Seasonal employees do not pay into the Public Safety Personnel Retirement System. Still, Speaker Andy Tobin would have all benefits extended to all firefighters killed fighting a fire on state land.
“At the end of the day, they work hand in hand and use the same shovel so in the end I think they should be treated the same,” said Tobin. “I think they should all be treated the same, either have a pension based on what they paid in or a life policy or health benefits something proportionate and respectful.”
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« Reply #31 on: September 28, 2013, 08:58:27 AM »

It's been a really hard year for fire fighters and their families.   

http://www.kvue.com/news/national/225617292.html
Report to detail blaze, deaths of 19 firefighters
September 28, 2013

PRESCOTT, Ariz. (AP) — A highly anticipated report examining weather conditions, radio traffic and fire behavior, among other things, is expected to help explain how 19 members of an elite firefighting crew died while battling an Arizona wildfire. Officials, however, said it won't assign blame.
The Arizona State Forestry Division was set to present the roughly 120-page report to the men's families ahead of a news conference planned for Saturday morning in Prescott.
All but one member of the Granite Mountain Hotshots crew died June 30 while protecting the small former gold rush town of Yarnell, about 80 miles northwest of Phoenix, from an erratic lightning-sparked wildfire.
Early reports showed the fire caused little immediate concern because of its remote location and small size when it began June 28. But the blaze quickly grew into an inferno, burning swiftly across pine, juniper and scrub oak and through an area that hadn't experienced a significant wildfire in nearly 50 years.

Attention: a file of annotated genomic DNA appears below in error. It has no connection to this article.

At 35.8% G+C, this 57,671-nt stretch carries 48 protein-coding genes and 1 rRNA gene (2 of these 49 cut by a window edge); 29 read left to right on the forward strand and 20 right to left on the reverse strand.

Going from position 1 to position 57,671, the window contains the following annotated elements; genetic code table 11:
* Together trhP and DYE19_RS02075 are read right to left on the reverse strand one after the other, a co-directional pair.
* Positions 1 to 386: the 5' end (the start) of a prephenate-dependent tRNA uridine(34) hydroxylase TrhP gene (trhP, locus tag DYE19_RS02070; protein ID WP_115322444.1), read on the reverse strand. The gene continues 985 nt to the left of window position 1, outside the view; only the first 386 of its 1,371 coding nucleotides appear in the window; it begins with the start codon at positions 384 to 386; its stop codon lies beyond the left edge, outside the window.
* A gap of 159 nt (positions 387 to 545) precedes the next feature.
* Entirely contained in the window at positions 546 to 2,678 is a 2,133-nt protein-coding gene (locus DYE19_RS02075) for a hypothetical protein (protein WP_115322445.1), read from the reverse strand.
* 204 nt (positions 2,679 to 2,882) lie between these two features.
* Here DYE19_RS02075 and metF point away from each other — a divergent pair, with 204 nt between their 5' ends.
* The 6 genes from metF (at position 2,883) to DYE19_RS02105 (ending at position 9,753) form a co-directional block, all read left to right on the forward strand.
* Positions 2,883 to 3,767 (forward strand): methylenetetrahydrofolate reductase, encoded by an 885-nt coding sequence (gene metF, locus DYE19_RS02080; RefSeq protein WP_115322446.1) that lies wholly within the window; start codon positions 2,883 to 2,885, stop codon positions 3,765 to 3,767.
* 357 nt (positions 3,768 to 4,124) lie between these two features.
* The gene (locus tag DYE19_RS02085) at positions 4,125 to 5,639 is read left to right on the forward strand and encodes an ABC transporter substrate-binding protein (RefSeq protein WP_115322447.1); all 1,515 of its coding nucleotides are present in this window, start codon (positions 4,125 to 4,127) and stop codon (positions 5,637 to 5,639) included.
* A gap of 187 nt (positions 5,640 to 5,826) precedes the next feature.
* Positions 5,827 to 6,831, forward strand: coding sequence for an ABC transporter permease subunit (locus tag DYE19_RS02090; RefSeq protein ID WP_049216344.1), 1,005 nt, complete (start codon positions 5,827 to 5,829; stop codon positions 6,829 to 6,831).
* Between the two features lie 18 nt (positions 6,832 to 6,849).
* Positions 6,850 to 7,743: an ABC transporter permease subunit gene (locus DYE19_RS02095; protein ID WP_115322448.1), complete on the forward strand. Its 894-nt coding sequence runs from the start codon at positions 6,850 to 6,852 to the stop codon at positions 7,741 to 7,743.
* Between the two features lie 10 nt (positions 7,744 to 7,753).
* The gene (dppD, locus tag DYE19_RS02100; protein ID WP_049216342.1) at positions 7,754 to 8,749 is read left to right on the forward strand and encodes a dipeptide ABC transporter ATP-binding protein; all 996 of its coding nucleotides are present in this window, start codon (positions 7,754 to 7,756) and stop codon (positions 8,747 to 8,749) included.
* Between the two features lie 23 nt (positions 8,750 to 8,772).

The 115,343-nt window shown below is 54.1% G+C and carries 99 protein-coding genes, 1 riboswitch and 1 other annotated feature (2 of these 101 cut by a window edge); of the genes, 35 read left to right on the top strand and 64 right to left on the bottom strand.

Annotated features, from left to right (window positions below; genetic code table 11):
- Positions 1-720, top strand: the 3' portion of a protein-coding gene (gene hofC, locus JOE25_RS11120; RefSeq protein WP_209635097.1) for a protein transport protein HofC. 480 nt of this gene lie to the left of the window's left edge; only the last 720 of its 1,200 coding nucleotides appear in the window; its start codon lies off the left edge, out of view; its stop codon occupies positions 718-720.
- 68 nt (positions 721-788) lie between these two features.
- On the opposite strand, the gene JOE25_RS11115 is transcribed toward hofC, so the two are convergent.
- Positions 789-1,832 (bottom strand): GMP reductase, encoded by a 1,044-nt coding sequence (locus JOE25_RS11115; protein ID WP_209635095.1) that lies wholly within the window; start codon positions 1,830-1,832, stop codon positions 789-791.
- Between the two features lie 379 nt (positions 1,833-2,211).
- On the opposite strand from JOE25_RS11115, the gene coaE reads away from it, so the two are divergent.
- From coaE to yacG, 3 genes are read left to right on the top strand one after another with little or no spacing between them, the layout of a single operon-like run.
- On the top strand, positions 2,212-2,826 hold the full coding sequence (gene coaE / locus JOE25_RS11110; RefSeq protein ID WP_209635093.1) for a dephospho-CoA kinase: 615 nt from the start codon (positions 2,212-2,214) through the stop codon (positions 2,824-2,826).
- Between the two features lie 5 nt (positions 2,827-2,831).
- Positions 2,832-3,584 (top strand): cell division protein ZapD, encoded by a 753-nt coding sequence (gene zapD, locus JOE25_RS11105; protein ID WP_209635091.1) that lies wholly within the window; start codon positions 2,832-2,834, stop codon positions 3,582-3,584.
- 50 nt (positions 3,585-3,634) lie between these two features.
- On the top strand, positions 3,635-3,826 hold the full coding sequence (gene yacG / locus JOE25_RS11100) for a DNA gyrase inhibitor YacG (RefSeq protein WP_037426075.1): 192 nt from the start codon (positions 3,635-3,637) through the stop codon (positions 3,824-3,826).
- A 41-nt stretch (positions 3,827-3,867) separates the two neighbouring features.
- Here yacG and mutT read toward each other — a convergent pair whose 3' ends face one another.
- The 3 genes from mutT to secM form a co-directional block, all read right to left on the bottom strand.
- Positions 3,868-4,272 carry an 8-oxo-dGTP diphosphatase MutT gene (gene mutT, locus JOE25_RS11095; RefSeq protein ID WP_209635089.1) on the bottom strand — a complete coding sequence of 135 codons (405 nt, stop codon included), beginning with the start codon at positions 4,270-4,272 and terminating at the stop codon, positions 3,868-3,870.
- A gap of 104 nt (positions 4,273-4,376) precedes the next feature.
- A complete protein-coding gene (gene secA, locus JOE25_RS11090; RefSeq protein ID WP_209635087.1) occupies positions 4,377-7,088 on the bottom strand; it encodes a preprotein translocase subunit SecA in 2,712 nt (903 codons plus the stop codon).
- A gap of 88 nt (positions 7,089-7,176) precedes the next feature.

The 20-member Granite Mountain Hotshots team arrived early on the morning of June 30 and headed into the boulder-strewn mountains. About nine hours later, the crew radioed that they were trapped by flames and deploying emergency shelters. Only one crew member who was assigned as the lookout survived.
The fire ended up destroying more than 100 homes and burned 13 square miles before it was fully contained on July 10.
No other wildfire had claimed more firefighters in 80 years, and it was the deadliest single day for fire crews since the terror attacks of Sept. 11, 2001. The Granite Mountain team was unique among the nation's roughly 110 Hotshot crews as the first and only such unit attached to a municipal fire department.
It wasn't clear why the firefighters left the relative safety of a ridge top or if they had received warnings of the erratically changing weather that whipped the blaze into an unpredictable inferno when they dropped down into a bowl surrounded by mountains on three sides.
At one point, officials asked for half of the available western U.S. heavy air tanker fleet — six planes — to try to control the blaze. Five weren't deployed because of the limited number in the nation's aerial firefighting fleet and the dangerous weather conditions at the time. One plane was heading to Arizona from California but engine problems forced it to turn back.
Forestry officials have said that even if the planes had been available, winds were so strong they couldn't have been used to save the firefighters' lives.
Some family members hope the investigation will explain why their loved ones died. Others say it will do nothing to ease their pain.